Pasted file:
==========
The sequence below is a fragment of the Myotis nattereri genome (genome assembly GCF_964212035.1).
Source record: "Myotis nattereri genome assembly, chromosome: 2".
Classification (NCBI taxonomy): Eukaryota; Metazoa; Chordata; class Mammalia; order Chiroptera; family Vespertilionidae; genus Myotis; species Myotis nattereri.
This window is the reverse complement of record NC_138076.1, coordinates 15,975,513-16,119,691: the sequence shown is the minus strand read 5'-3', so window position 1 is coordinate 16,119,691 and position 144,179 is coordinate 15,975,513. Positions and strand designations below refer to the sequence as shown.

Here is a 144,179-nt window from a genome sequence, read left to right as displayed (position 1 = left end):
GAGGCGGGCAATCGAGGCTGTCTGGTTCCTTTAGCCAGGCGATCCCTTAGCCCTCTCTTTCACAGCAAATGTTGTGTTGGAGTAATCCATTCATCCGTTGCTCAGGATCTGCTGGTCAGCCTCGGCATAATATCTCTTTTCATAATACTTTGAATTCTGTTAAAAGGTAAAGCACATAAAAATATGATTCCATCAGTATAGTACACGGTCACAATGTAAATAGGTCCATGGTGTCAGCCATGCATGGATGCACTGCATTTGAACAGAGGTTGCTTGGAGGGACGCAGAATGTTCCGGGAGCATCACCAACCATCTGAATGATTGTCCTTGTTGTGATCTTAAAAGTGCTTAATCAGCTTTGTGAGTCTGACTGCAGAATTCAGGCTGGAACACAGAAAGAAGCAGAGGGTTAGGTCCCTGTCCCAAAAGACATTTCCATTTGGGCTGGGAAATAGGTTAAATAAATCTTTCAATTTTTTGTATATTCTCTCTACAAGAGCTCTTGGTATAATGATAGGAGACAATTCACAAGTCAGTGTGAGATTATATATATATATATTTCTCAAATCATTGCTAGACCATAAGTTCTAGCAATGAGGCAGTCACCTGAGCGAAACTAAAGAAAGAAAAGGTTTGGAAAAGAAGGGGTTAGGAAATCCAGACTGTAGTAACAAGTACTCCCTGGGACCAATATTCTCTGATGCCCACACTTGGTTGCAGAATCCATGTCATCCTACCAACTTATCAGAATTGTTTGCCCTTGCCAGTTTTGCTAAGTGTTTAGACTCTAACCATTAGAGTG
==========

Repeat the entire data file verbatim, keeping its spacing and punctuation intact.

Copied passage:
The sequence below is a fragment of the Myotis nattereri genome (genome assembly GCF_964212035.1).
Source record: "Myotis nattereri genome assembly, chromosome: 2".
Classification (NCBI taxonomy): Eukaryota; Metazoa; Chordata; class Mammalia; order Chiroptera; family Vespertilionidae; genus Myotis; species Myotis nattereri.
This window is the reverse complement of record NC_138076.1, coordinates 15,975,513-16,119,691: the sequence shown is the minus strand read 5'-3', so window position 1 is coordinate 16,119,691 and position 144,179 is coordinate 15,975,513. Positions and strand designations below refer to the sequence as shown.

Here is a 144,179-nt window from a genome sequence, read left to right as displayed (position 1 = left end):
GAGGCGGGCAATCGAGGCTGTCTGGTTCCTTTAGCCAGGCGATCCCTTAGCCCTCTCTTTCACAGCAAATGTTGTGTTGGAGTAATCCATTCATCCGTTGCTCAGGATCTGCTGGTCAGCCTCGGCATAATATCTCTTTTCATAATACTTTGAATTCTGTTAAAAGGTAAAGCACATAAAAATATGATTCCATCAGTATAGTACACGGTCACAATGTAAATAGGTCCATGGTGTCAGCCATGCATGGATGCACTGCATTTGAACAGAGGTTGCTTGGAGGGACGCAGAATGTTCCGGGAGCATCACCAACCATCTGAATGATTGTCCTTGTTGTGATCTTAAAAGTGCTTAATCAGCTTTGTGAGTCTGACTGCAGAATTCAGGCTGGAACACAGAAAGAAGCAGAGGGTTAGGTCCCTGTCCCAAAAGACATTTCCATTTGGGCTGGGAAATAGGTTAAATAAATCTTTCAATTTTTTGTATATTCTCTCTACAAGAGCTCTTGGTATAATGATAGGAGACAATTCACAAGTCAGTGTGAGATTATATATATATATATTTCTCAAATCATTGCTAGACCATAAGTTCTAGCAATGAGGCAGTCACCTGAGCGAAACTAAAGAAAGAAAAGGTTTGGAAAAGAAGGGGTTAGGAAATCCAGACTGTAGTAACAAGTACTCCCTGGGACCAATATTCTCTGATGCCCACACTTGGTTGCAGAATCCATGTCATCCTACCAACTTATCAGAATTGTTTGCCCTTGCCAGTTTTGCTAAGTGTTTAGACTCTAACCATTAGAGTG